The Ray Johnson Art Movement

by Sarah Clark
Ray Johnson's Mail Art Movement involved the collaborative efforts of multiple artists.

Ray Johnson's Mail Art Movement involved the collaborative efforts of multiple artists.

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Ray Johnson was an American abstract artist and collage artist. He was born to Finnish immigrants in Detroit, Michigan, in 1927. He drowned after jumping from a bridge in Sag Harbor, New York, in 1995. He is best known for his creation of the Mail Art Movement, in which he and multiple participants would send each other small works of art to modify, keep or forward to others.

Ray Johnson's Art

Ray Johnson attended North Carolina's Black Mountain College for three years. This liberal, progressive institute focused on the arts and educational experimentation. It was there that Johnson became acquainted with Willem de Kooning, Robert Rauschenberg, John Cage and other prolific figures whose free forms of expression inspired the young artist. Johnson moved to New York in 1948. His first works were geometric abstract paintings. In the mid-1950s he began developing a one-of-a-kind collage technique that incorporated ink drawings, clippings from newspapers and portraits of famous movie actors.

Beginning the Mail Art Movement

Johnson began the Mail Art Movement when he would send small collages to friends and correspondents. He would often include instructions to add to the artwork, change it, keep it, forward it to another recipient or return it to the original sender. A mailing list was formed from this network of artists, called the New York School of Correspondence. Other people outside of the social circles of Johnson and his colleagues were soon participating in the movement.

The Popularity of Mail Art

Exhibitions showcasing the works of Mail Art participants were held in the 1960s and 1970s. The artists involved in the movement could hold exhibitions that doubled as public forums. Each artist could freely announce his own Mail Art event with a subject of his own choosing. However, it was stipulated that all of the received art had to be shown and that documentation for an event had to be sent to each participant. Although Johnson wrote an obituary in "The New York Times" for the New York School of Correspondence in 1973, universities and clubs continued to practice Mail Art activities for many years.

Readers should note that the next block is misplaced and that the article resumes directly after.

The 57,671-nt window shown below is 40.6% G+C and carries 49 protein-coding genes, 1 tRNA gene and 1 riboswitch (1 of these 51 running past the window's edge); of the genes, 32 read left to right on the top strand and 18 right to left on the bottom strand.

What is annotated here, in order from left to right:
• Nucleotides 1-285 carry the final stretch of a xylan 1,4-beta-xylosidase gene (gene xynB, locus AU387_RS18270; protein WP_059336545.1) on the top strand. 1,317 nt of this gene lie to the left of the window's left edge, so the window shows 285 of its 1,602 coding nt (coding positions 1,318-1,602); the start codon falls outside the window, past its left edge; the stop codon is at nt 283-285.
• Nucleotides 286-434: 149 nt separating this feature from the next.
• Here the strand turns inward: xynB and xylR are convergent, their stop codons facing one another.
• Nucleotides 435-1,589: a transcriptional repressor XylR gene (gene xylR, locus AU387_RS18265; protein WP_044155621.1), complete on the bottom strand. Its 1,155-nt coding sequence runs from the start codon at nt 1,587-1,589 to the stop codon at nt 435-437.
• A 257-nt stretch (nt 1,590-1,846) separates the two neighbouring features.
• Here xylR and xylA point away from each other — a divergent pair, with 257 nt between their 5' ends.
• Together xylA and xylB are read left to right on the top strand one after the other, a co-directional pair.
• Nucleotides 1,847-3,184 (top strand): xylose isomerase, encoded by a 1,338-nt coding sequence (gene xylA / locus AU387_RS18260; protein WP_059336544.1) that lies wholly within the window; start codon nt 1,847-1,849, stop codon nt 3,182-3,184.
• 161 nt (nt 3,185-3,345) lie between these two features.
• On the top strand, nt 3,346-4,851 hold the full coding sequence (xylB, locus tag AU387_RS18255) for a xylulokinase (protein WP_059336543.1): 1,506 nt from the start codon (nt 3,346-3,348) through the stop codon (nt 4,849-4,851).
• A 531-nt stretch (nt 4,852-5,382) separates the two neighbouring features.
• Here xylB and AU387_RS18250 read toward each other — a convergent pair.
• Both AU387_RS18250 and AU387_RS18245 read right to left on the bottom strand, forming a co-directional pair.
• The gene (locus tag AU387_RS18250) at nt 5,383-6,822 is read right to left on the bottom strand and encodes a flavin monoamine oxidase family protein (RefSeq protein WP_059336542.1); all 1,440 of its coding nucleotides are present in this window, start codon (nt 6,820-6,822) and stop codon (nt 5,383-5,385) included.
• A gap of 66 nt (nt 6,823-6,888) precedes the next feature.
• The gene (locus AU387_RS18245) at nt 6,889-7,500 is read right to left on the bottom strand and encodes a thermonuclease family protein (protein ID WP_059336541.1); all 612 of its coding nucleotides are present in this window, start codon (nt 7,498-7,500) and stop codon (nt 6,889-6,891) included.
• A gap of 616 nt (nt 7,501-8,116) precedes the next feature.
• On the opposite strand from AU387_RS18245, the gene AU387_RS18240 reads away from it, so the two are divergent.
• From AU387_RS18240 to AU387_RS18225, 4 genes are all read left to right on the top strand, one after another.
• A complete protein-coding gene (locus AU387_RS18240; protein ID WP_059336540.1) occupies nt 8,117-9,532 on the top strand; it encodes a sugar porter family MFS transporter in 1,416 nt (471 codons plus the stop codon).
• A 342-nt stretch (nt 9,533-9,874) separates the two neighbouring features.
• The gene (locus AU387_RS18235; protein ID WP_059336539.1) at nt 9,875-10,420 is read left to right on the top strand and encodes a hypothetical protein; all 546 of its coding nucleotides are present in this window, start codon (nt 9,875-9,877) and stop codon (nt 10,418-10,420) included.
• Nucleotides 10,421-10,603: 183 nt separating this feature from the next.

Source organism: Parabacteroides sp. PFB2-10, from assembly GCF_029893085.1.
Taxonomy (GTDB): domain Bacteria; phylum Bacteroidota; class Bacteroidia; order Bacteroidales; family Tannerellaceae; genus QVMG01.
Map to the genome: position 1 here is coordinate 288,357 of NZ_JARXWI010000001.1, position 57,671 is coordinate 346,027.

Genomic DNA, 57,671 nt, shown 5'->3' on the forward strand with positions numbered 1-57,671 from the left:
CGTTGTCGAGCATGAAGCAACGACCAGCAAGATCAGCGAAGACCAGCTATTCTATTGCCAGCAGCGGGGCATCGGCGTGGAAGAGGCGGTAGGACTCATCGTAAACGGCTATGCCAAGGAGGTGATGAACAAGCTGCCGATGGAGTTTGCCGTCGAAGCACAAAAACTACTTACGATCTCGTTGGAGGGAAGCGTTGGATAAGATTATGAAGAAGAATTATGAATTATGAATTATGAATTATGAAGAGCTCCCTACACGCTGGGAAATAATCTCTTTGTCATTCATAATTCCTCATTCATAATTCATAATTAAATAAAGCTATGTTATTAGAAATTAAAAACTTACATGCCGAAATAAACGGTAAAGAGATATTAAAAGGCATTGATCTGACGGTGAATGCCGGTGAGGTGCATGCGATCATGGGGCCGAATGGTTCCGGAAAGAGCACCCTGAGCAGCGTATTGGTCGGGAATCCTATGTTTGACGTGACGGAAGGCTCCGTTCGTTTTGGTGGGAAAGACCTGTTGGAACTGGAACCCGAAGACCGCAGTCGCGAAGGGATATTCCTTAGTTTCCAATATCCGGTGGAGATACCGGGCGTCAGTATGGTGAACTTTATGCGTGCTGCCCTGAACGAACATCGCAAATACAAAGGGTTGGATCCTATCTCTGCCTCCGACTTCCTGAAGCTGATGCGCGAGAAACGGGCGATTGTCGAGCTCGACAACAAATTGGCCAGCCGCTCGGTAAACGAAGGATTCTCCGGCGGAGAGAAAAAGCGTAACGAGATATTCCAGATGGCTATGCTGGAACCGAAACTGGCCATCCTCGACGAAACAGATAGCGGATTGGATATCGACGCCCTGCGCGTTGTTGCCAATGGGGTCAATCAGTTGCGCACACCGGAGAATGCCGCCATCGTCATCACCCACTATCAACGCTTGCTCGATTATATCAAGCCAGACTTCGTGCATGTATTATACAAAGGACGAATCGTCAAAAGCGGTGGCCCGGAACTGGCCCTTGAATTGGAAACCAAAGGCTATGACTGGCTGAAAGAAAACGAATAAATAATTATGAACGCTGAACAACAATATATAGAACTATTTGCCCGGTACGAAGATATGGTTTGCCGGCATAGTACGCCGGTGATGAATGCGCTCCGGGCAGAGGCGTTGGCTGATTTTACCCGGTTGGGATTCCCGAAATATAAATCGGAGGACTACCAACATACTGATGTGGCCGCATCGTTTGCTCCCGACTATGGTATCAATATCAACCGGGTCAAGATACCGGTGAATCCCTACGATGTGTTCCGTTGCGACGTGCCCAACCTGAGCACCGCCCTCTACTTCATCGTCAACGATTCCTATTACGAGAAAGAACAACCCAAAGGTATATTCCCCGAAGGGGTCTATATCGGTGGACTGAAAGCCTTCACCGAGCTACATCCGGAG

Significance of the Movement

Johnson's Mail Art Movement is a significant event in contemporary American art history. The movement began as a sort of parasite of the postal service, in that the art relied on the postal service to be transmitted to others. In turn, shipping standards dictated what mediums could be used to make the art. The Mail Art Movement also placed more importance on communication among artists than on artistic individuality, especially when the mailed art was modified and shipped to the next recipient. The movement also incorporated the social phenomenon of gift-giving. The exchanges of the artists involved were both similar and different from the rules of trade and barter that anthropologists find in most societies, but ultimately created a rich, collective artistic effort.

About the Author

Sarah Clark has been writing since 1997, with work appearing in Northern Arizona University's "Student Life Organization Newsletter." She holds a B.A. in anthropology with a minor in art history from Northern Arizona University.

Photo Credits

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